Mar 16, 2018

Tampa’s Top 3 Edible Plants

Are you wondering what edible plants you can grow easily here in Tampa? Trying to figure out what to grow to give you some kitchen inspiration when you want to create the latest popular cuisine from our area? There are many gardening options for all kinds of gardeners – here are 3 suggestions for you that might whet your appetite.


Used in many Latin, Thai, Indian, and Chinese dishes, cilantro is a workhorse in the kitchen. There are, of course, different kinds of cilantro, and different dishes use different parts of the plant. In general, you can grow any cilantro and use it to cook a dazzling number of ethnic foods. Cilantro is perfect for anything from basic tacos and salsa to deep-flavored Thai and Indian curries. Tampa has an enormous Latin American community and Asian communities, so fresh cilantro is in high demand. Cilantro is easy to grow, and if it is happy, it will grow quite abundantly. I recommend growing it in a large pot so it has plenty of soil, fertilizer, and sunshine. With a large container, proper drainage is essential to avoid stem rot. When it gets really hot outside, relocating your cilantro to a place where it gets shade in the afternoon will help keep the plant from going to seed (creating flowers, also called “bolting”). After the plant bolts, the flavor of the cilantro changes. To harvest from the pot, cut the lower stem and harvest the leaves and stem (both have good flavor and mince well). Only take what you need, the plant will continue to produce until it bolts later in the season. If you decide to grow a lot of cilantro in a garden bed, sow a few seeds every other week 3-4 times in the late Spring in order to extend the plant’s production before it bolts. In an indoor windowsill container garden, you can grow cilantro year round. Give it a try!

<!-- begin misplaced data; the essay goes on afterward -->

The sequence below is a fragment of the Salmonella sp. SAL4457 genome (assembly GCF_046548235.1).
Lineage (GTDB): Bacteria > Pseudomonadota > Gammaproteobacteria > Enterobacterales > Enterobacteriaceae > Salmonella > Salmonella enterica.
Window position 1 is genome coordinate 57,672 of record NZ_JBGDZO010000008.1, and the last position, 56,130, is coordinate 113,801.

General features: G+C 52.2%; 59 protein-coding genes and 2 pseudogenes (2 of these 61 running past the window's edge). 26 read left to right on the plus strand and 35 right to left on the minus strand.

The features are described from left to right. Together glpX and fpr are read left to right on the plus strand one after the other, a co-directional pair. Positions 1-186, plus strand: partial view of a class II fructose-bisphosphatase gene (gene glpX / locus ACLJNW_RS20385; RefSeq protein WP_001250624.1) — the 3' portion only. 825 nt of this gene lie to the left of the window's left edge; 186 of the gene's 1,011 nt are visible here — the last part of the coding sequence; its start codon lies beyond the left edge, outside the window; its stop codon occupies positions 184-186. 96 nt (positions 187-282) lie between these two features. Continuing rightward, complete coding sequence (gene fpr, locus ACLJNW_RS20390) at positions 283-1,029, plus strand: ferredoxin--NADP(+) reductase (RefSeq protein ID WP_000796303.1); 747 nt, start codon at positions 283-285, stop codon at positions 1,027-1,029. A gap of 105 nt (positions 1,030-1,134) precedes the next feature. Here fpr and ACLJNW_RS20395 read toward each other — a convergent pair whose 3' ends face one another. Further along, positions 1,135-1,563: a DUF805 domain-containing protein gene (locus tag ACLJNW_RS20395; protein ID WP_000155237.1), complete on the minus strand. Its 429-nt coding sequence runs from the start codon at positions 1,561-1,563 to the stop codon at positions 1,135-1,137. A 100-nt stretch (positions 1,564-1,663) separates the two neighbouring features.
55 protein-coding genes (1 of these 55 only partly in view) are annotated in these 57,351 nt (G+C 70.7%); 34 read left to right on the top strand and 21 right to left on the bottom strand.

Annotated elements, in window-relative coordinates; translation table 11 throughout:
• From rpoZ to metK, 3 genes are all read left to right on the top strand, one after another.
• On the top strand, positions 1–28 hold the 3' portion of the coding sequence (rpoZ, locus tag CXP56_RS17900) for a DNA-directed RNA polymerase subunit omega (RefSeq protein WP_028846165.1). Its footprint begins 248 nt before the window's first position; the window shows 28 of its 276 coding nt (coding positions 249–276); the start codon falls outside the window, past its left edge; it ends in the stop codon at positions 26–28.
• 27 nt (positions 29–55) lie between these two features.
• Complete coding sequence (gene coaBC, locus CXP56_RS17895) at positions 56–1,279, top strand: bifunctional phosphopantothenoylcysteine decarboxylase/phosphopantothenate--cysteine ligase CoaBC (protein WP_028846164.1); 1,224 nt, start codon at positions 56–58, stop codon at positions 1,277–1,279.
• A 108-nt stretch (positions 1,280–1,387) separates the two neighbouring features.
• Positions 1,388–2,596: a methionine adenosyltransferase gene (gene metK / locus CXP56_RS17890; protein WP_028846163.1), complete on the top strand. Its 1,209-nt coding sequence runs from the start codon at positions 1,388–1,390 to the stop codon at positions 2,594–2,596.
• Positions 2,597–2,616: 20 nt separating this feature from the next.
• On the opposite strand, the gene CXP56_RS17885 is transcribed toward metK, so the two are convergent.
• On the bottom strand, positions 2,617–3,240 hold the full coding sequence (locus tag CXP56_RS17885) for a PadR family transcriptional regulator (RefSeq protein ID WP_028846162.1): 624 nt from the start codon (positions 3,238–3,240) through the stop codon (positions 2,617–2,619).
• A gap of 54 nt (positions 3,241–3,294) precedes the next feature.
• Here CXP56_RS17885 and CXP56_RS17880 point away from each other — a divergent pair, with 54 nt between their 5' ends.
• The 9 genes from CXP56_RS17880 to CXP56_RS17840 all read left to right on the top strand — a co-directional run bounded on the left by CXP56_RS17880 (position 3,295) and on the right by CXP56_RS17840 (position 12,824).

Blueberries are prized for their sweet flavor, dark blue color, high antioxidant and vitamin content. But did you also know they also make wonderful landscaping shrubs? Planting blueberries instead of other non-fruiting shrubs qualifies as “permaculture,” where you grow plants that sustain you as well as the space they inhabit. Blueberries are native to North America, and there are at least 8 varieties that grow wild in Florida’s woods and swamps. If you stick to berries that grow in zone 9, you don’t have to fear them becoming invasive or buying them only to discover they won’t grow in the heat. Blueberries are slow-growers and usually require 2-3 years in well-drained acidic soil to give you a small harvest. The larger harvests begin after 5 years. To produce fruit, two cultivars need to be planted, and I recommend Rabbiteye and Southern Highbush varieties. #ProTip: Prune any dead wood in the winter time. Plant in full sun to get the most fruit, though the shrubs themselves will tolerate partial shade if you simply want the shrub for decorative purposes. Some varieties of blueberries have seasonal foliage changes that make them extra colorful. Soon enough you’ll be harvesting blueberries for pies, tarts, and your morning cereal, and the birds will come to your yard in droves for a tasty treat!


In the Sunshine State, planting Sunflowers seems like a no-brainer. They grow very well here, and they provide seed kernels to feed birds, squirrels, and also us! Bees and other pollinators love the enormous pollen-heads, so they help nourish these special insects that do the work of pollinating our crops. Sunflower seeds are harvested after the flower itself is spent. You will know it is spent when you see seed heads formed in the flower center. Usually, the flower itself turns brown and bends down towards the ground from the sheer weight of the seed head. You can leave the seed heads on the stalk until the plant is brown, which will give birds and other creatures time to pick a few seeds out for a snack. You can also cut them and dry them yourself by hanging them upside down in a dry, warm, well-ventilated space. Keep them up away from rodents who will be attracted to the smell. Just comb the seeds out with your fingers after they head dries and either roast them for yourself or put them in the feeder raw for the birds!

Some of our favorite varieties are Mammoth and Super Snack Mix Hybrid. Mammoth can grow up to 12’ tall, and Super Snack has large seeds with nice oily kernels inside. Planted in a bunch they make an impressive display when in full bloom. They grow so tall that you’ll need to make sure they’re not shading other plants that need sunlight too. These are easily grown from seed, and there are many varieties, sizes, shapes and colors to choose from. It’s a great first plant for kids to experience the joy of growing for themselves!


These are my top 3 picks for edible plants in Tampa – between all of the herbs, fruit, and flowers available there are lots of different things to eat in the Florida gardens in all of these categories. What other herbs, fruits/veggies, and edible flowers are YOUR favorites?Thanks, Marissa

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